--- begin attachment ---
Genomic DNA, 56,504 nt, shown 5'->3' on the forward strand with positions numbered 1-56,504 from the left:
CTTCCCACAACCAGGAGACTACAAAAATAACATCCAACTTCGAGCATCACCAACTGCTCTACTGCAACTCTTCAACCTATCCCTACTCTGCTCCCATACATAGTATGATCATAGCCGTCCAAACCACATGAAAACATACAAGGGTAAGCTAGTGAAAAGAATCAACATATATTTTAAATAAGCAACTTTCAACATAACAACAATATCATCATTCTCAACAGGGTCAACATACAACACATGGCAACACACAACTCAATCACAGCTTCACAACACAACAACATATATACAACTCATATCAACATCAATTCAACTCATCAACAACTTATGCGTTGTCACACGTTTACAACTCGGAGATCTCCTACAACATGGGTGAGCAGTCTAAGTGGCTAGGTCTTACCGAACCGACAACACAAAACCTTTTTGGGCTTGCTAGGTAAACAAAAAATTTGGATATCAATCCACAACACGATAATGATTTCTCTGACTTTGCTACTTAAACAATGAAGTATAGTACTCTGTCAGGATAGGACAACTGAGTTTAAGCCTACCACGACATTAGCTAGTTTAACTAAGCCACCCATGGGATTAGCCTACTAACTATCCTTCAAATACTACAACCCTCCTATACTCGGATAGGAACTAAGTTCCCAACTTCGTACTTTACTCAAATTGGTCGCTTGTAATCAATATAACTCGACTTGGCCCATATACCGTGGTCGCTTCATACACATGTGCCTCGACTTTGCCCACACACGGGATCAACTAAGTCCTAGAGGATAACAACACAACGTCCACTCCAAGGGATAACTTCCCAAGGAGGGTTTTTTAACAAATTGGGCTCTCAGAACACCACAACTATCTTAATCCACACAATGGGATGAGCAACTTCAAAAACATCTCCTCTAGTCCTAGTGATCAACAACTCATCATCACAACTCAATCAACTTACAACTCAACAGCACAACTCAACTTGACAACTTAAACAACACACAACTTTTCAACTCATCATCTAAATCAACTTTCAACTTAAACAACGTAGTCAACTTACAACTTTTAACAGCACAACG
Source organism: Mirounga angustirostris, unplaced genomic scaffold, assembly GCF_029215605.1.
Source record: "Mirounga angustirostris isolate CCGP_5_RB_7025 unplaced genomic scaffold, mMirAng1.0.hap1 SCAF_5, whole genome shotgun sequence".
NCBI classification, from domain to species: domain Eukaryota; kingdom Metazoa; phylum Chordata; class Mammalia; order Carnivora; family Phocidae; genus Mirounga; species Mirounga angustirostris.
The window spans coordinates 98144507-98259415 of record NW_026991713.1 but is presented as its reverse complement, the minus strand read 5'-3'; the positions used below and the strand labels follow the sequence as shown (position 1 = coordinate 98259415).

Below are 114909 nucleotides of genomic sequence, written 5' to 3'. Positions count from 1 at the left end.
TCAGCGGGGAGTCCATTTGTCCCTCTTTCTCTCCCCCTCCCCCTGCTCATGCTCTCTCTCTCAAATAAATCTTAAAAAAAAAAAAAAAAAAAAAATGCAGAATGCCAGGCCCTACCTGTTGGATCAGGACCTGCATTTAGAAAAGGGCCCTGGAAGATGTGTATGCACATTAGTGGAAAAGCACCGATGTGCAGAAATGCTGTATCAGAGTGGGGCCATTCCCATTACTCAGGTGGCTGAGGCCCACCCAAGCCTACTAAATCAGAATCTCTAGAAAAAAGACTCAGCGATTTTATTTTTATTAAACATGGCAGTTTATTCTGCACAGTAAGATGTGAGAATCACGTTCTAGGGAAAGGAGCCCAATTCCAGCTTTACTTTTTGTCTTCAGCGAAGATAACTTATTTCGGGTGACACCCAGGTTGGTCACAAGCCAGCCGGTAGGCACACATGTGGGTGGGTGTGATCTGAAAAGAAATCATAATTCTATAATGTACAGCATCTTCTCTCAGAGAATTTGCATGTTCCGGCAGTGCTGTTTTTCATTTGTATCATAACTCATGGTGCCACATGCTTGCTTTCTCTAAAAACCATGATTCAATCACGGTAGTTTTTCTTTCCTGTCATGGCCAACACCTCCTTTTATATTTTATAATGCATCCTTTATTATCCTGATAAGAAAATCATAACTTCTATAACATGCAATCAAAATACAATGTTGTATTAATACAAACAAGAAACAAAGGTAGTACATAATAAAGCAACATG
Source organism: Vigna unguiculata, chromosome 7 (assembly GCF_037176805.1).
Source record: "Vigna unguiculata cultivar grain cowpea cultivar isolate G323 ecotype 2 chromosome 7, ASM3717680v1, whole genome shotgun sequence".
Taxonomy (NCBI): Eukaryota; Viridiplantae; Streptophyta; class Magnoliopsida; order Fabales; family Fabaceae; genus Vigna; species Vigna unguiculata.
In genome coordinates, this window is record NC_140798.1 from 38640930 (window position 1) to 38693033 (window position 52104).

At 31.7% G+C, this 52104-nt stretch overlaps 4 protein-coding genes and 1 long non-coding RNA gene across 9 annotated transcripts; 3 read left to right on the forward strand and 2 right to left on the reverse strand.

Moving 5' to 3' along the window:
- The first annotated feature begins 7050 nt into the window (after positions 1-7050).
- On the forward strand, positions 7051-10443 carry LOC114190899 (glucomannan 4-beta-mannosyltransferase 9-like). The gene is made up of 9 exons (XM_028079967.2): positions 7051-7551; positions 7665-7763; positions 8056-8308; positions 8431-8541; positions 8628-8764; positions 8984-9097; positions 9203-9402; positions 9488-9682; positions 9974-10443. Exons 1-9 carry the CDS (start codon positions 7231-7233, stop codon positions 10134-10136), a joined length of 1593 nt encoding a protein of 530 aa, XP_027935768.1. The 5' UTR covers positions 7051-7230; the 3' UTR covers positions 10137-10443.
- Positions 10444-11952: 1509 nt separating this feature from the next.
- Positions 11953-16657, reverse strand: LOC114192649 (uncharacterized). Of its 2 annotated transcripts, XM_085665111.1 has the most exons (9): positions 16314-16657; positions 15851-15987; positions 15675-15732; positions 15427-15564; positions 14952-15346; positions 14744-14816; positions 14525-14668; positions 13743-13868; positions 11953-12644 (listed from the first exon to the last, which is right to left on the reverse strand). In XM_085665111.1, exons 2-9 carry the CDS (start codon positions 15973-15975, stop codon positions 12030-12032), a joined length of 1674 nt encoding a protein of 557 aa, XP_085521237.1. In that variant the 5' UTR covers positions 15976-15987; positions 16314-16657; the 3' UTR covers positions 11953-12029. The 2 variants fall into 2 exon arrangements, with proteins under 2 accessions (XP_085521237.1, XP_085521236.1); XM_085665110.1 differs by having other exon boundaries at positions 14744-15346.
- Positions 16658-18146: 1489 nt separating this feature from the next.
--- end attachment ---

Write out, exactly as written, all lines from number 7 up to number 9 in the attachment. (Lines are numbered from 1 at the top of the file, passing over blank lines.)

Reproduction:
Below are 114909 nucleotides of genomic sequence, written 5' to 3'. Positions count from 1 at the left end.
TCAGCGGGGAGTCCATTTGTCCCTCTTTCTCTCCCCCTCCCCCTGCTCATGCTCTCTCTCTCAAATAAATCTTAAAAAAAAAAAAAAAAAAAAAATGCAGAATGCCAGGCCCTACCTGTTGGATCAGGACCTGCATTTAGAAAAGGGCCCTGGAAGATGTGTATGCACATTAGTGGAAAAGCACCGATGTGCAGAAATGCTGTATCAGAGTGGGGCCATTCCCATTACTCAGGTGGCTGAGGCCCACCCAAGCCTACTAAATCAGAATCTCTAGAAAAAAGACTCAGCGATTTTATTTTTATTAAACATGGCAGTTTATTCTGCACAGTAAGATGTGAGAATCACGTTCTAGGGAAAGGAGCCCAATTCCAGCTTTACTTTTTGTCTTCAGCGAAGATAACTTATTTCGGGTGACACCCAGGTTGGTCACAAGCCAGCCGGTAGGCACACATGTGGGTGGGTGTGATCTGAAAAGAAATCATAATTCTATAATGTACAGCATCTTCTCTCAGAGAATTTGCATGTTCCGGCAGTGCTGTTTTTCATTTGTATCATAACTCATGGTGCCACATGCTTGCTTTCTCTAAAAACCATGATTCAATCACGGTAGTTTTTCTTTCCTGTCATGGCCAACACCTCCTTTTATATTTTATAATGCATCCTTTATTATCCTGATAAGAAAATCATAACTTCTATAACATGCAATCAAAATACAATGTTGTATTAATACAAACAAGAAACAAAGGTAGTACATAATAAAGCAACATG
Source organism: Vigna unguiculata, chromosome 7 (assembly GCF_037176805.1).